When wallpaper gets old, worn, and tired—or when you're just tired of your wallpaper—the logical next move is to convert it to a painted wall. In an ideal world, you would effortlessly strip off the wallpaper, exposing bare drywall, and then paint that drywall. Yet wallpaper is finicky stuff to remove. Some patches may come off with ease, with other areas simply refusing to budge. Even if you do manage to remove all of it, you can end up with a wall in poor condition for painting.
The alternative is to paint over the wallpaper. Painting over wallpaper isn't as simple as rolling paint over the paper and letting it dry. It's a process that requires some prep work for successful results. But in the end, painting over the wallpaper is often easier and cleaner than trying to remove it.
When to Paint Over Wallpaper
Only paint over wallpaper that is generally in good condition. Examine the wallpaper to determine if painting over it is possible. If it is peeling away in large sections, removing it is a smarter move than painting over it. If the wallpaper is excessively dirty, the paint won't adhere properly; if it has large mold spots, that mold will show through the paint.
If the wallpaper is the plastic-coated removable kind, paint won't adhere well to it. In fact, painting over this type of wallpaper might do more harm than good. The paint will make it difficult, if not impossible, to remove the wallpaper without marring the walls.
With a cordless drill or screwdriver, remove items from the wall that will not be painted. This might include switch or outlet faceplates, pictures and picture hangers, shelves, or sconce lights. Set these items safely aside.
With the painter's tape, tape off all areas that will not be painted. This might include baseboards, trim, door and window casings, and large shelves.
Equipment / Tools
- Drywall knife
- Drywall sanding screen
- Drywall sander and pole
- Utility knife
- Paint roller and roller cover
- Paint tray and liner
- Cordless drill and drivers
- Lint-free cloths or rags
- Fiberglass joint tape
- Drywall compound
- Oil-based primer
- Interior wall paint
- Painter's tape
Cut Off Loose Pieces of Wallpaper
With the utility knife, cut away any loose or peeling sections of wallpaper. Be careful to only cut through the wallpaper, not into the drywall. Walk around the entire room with a flashlight held at a low angle to better identify the loose areas. You will often find loose wallpaper near doors, windows, light switches, or above baseboards or any type of trim.
Cut In the Wallpaper With Primer
What Is Cutting In?
"Cutting in," also known as "trimming in," is the practice of carefully painting a straight line and border along the wall you intend to paint. This works well in areas that are too tight to use a roller, such as between the wall and trim, between the wall and the floor, or around doorframes and windows.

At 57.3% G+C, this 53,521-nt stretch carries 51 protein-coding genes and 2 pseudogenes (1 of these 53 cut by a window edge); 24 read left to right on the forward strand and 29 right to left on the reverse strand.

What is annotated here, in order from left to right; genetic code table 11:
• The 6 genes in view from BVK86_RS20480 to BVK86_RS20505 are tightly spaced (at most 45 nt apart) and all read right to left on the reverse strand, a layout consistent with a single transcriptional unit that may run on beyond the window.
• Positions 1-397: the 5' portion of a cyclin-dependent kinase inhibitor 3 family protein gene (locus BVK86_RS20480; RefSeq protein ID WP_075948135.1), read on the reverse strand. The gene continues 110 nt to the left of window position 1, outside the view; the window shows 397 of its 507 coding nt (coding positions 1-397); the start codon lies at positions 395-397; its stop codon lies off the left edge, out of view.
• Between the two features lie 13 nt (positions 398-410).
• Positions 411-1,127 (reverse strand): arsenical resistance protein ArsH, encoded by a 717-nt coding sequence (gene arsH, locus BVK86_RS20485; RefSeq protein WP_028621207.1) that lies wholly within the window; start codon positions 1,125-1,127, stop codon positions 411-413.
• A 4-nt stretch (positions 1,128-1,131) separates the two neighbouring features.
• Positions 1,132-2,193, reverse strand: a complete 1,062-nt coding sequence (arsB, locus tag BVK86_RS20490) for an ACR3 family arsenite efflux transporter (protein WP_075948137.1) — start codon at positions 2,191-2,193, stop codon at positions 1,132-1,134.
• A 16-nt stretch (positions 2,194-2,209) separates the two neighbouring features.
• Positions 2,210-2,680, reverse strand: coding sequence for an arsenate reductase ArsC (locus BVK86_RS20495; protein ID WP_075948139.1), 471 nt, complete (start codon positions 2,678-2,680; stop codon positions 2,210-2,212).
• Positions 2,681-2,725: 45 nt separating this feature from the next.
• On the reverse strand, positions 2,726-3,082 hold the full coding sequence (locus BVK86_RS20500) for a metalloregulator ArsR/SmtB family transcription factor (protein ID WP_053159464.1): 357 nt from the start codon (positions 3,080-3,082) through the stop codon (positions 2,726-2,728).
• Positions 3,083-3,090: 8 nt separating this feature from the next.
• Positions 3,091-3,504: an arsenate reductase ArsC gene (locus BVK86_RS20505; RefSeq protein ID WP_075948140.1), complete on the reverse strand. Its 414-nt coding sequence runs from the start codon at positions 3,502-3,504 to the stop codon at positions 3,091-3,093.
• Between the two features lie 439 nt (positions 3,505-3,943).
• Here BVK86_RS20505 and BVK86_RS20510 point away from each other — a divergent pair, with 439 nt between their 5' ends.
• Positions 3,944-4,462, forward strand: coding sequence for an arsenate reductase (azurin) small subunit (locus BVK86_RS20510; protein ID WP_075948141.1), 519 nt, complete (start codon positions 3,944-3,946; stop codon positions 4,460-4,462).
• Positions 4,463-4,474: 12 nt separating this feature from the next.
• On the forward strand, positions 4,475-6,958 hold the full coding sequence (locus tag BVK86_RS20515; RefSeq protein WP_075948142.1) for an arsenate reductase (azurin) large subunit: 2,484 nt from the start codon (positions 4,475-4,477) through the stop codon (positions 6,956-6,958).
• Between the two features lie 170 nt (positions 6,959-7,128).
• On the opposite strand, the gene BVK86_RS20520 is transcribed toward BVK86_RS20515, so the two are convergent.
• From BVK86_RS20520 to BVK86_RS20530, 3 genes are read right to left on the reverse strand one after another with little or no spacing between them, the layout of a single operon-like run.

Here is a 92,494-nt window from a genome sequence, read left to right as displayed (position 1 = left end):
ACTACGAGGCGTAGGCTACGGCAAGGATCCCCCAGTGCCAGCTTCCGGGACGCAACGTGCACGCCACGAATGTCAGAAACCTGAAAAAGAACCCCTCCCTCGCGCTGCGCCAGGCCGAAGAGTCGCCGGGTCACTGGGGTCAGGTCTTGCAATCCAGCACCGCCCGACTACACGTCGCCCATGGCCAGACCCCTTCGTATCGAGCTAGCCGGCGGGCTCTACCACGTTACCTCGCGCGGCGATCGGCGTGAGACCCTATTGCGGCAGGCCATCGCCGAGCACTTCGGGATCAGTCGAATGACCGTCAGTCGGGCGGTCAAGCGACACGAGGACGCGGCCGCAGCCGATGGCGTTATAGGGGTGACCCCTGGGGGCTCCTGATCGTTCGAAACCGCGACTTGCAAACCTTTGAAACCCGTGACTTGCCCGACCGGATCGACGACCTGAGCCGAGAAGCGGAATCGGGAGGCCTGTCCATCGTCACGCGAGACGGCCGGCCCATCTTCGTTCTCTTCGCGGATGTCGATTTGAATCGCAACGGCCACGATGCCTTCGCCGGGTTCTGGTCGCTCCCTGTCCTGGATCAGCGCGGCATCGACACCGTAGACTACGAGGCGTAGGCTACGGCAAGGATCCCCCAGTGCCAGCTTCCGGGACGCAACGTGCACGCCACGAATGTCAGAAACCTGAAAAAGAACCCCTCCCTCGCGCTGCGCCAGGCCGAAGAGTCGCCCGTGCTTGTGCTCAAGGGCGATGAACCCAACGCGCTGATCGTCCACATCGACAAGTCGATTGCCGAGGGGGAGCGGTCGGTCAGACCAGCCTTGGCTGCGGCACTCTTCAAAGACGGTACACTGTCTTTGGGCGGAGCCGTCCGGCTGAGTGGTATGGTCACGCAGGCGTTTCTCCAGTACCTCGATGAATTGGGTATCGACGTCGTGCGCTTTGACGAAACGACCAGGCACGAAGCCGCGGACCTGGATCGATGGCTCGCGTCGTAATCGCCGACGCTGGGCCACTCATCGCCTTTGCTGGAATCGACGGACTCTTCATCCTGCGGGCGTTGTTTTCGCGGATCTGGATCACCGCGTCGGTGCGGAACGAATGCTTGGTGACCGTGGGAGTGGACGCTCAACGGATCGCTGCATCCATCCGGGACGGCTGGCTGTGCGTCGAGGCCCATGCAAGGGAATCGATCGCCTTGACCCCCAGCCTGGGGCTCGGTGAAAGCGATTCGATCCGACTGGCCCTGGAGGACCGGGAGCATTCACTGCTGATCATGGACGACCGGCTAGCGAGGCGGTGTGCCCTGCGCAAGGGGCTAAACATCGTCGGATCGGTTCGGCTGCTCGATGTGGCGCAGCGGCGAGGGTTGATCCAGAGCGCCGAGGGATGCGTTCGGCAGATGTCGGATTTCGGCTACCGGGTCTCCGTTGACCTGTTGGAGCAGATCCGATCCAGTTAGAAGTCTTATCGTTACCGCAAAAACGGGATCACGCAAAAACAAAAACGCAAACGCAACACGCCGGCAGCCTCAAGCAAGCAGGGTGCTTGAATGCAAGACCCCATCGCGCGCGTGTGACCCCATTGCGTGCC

After removing the loose wallpaper, prepare the walls for paint. Working steadily with a paintbrush, cut in the edges of the wall with the primer. Be sure to brush all areas that the roller cannot reach, usually about a 3-inch band of paint.
Put on a respirator or other breathing safety device before opening up the primer or paint. Ventilate the work area as well as possible.
Roll the Wallpaper With Primer
Place a paint liner in the paint tray. Mix the primer well, then fill the reservoir end of the paint tray with primer. Dip the roller cover in the primer and roll it out well on the tray; the roller should be saturated with primer but not dripping.
Roll the wall with one layer of the primer. Let it dry according to the manufacturer's directions.
Tape the Wallpaper Seams
Once the primer has fully cured, run the joint tape down the entire length of all wallpaper seams. Cut off the ends of the joint tape at the ceiling and at the baseboards. Press it into place with the drywall knife.
Covering the wallpaper seams keeps them flat. If paint seeps through the wallpaper seams, the seams begin to curl and peel up.
Apply the Joint Compound
With the drywall knife, run a thin layer of joint compound over the joint tape. Do not apply too much, as this only leads to more sanding later on. For any areas of wallpaper that you cut away earlier, fill in the missing section with a thin swipe of drywall compound.
Purchase light joint compound, as this will make the sanding process easier. To reduce dust, you may want to purchase dust-control joint compound.
Sand the Joints
Fit the drywall screen onto the drywall sander. Gently run the sander up and down the wallpaper seams. Be sure to move vertically, not horizontally. Do not press hard or you risk abrading the wallpaper.
When done with sanding, gently wipe down the surface with a clean, lint-free cloth to remove any dust or debris that might get trapped in the primer or paint.
Prime the Walls Again
Apply a second coat of primer. Not only does this further strengthen the first coat, but it helps to seal the porous joint compound.
Paint the Walls
Once the second coat of primer is completely dry, you can paint the walls with interior wall paint, using the brush and roller. Let the paint dry for at least two hours, then apply a second coat. Make sure you have enough paint for two coats with the help of The Spruce's Paint Calculator.